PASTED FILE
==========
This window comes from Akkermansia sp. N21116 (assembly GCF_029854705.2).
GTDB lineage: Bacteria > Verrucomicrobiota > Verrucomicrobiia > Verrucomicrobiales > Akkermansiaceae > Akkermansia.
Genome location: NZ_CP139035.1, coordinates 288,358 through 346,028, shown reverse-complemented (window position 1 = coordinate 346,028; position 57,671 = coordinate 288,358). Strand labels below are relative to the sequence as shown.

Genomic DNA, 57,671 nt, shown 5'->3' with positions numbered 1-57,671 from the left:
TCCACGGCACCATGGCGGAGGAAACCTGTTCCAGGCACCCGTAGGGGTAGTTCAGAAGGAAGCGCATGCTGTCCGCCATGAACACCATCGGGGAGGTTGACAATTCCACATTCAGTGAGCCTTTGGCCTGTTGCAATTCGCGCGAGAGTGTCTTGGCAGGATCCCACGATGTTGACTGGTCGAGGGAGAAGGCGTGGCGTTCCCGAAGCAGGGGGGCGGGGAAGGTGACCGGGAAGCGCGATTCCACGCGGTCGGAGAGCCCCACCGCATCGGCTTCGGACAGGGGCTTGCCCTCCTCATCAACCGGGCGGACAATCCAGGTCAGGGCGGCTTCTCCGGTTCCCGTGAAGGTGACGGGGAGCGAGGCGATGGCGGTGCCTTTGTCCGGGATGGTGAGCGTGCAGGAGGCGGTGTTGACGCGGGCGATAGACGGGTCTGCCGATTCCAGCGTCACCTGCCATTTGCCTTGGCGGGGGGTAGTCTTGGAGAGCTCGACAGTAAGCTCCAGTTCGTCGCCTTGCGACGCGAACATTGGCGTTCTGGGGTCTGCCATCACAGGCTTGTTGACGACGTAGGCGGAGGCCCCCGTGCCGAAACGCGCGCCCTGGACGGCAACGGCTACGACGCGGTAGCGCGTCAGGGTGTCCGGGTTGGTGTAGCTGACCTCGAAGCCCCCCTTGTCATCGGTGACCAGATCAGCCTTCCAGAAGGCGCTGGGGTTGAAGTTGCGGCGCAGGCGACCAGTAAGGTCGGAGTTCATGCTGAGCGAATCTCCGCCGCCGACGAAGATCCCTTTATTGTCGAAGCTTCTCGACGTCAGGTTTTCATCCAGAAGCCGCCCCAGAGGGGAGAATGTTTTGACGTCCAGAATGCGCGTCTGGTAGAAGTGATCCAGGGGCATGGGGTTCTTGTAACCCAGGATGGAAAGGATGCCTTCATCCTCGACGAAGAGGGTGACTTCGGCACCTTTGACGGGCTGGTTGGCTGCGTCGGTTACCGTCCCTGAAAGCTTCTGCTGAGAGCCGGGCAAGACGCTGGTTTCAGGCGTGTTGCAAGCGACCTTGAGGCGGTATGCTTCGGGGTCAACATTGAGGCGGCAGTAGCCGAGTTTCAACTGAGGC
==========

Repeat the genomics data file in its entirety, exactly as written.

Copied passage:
This window comes from Akkermansia sp. N21116 (assembly GCF_029854705.2).
GTDB lineage: Bacteria > Verrucomicrobiota > Verrucomicrobiia > Verrucomicrobiales > Akkermansiaceae > Akkermansia.
Genome location: NZ_CP139035.1, coordinates 288,358 through 346,028, shown reverse-complemented (window position 1 = coordinate 346,028; position 57,671 = coordinate 288,358). Strand labels below are relative to the sequence as shown.

Genomic DNA, 57,671 nt, shown 5'->3' with positions numbered 1-57,671 from the left:
TCCACGGCACCATGGCGGAGGAAACCTGTTCCAGGCACCCGTAGGGGTAGTTCAGAAGGAAGCGCATGCTGTCCGCCATGAACACCATCGGGGAGGTTGACAATTCCACATTCAGTGAGCCTTTGGCCTGTTGCAATTCGCGCGAGAGTGTCTTGGCAGGATCCCACGATGTTGACTGGTCGAGGGAGAAGGCGTGGCGTTCCCGAAGCAGGGGGGCGGGGAAGGTGACCGGGAAGCGCGATTCCACGCGGTCGGAGAGCCCCACCGCATCGGCTTCGGACAGGGGCTTGCCCTCCTCATCAACCGGGCGGACAATCCAGGTCAGGGCGGCTTCTCCGGTTCCCGTGAAGGTGACGGGGAGCGAGGCGATGGCGGTGCCTTTGTCCGGGATGGTGAGCGTGCAGGAGGCGGTGTTGACGCGGGCGATAGACGGGTCTGCCGATTCCAGCGTCACCTGCCATTTGCCTTGGCGGGGGGTAGTCTTGGAGAGCTCGACAGTAAGCTCCAGTTCGTCGCCTTGCGACGCGAACATTGGCGTTCTGGGGTCTGCCATCACAGGCTTGTTGACGACGTAGGCGGAGGCCCCCGTGCCGAAACGCGCGCCCTGGACGGCAACGGCTACGACGCGGTAGCGCGTCAGGGTGTCCGGGTTGGTGTAGCTGACCTCGAAGCCCCCCTTGTCATCGGTGACCAGATCAGCCTTCCAGAAGGCGCTGGGGTTGAAGTTGCGGCGCAGGCGACCAGTAAGGTCGGAGTTCATGCTGAGCGAATCTCCGCCGCCGACGAAGATCCCTTTATTGTCGAAGCTTCTCGACGTCAGGTTTTCATCCAGAAGCCGCCCCAGAGGGGAGAATGTTTTGACGTCCAGAATGCGCGTCTGGTAGAAGTGATCCAGGGGCATGGGGTTCTTGTAACCCAGGATGGAAAGGATGCCTTCATCCTCGACGAAGAGGGTGACTTCGGCACCTTTGACGGGCTGGTTGGCTGCGTCGGTTACCGTCCCTGAAAGCTTCTGCTGAGAGCCGGGCAAGACGCTGGTTTCAGGCGTGTTGCAAGCGACCTTGAGGCGGTATGCTTCGGGGTCAACATTGAGGCGGCAGTAGCCGAGTTTCAACTGAGGC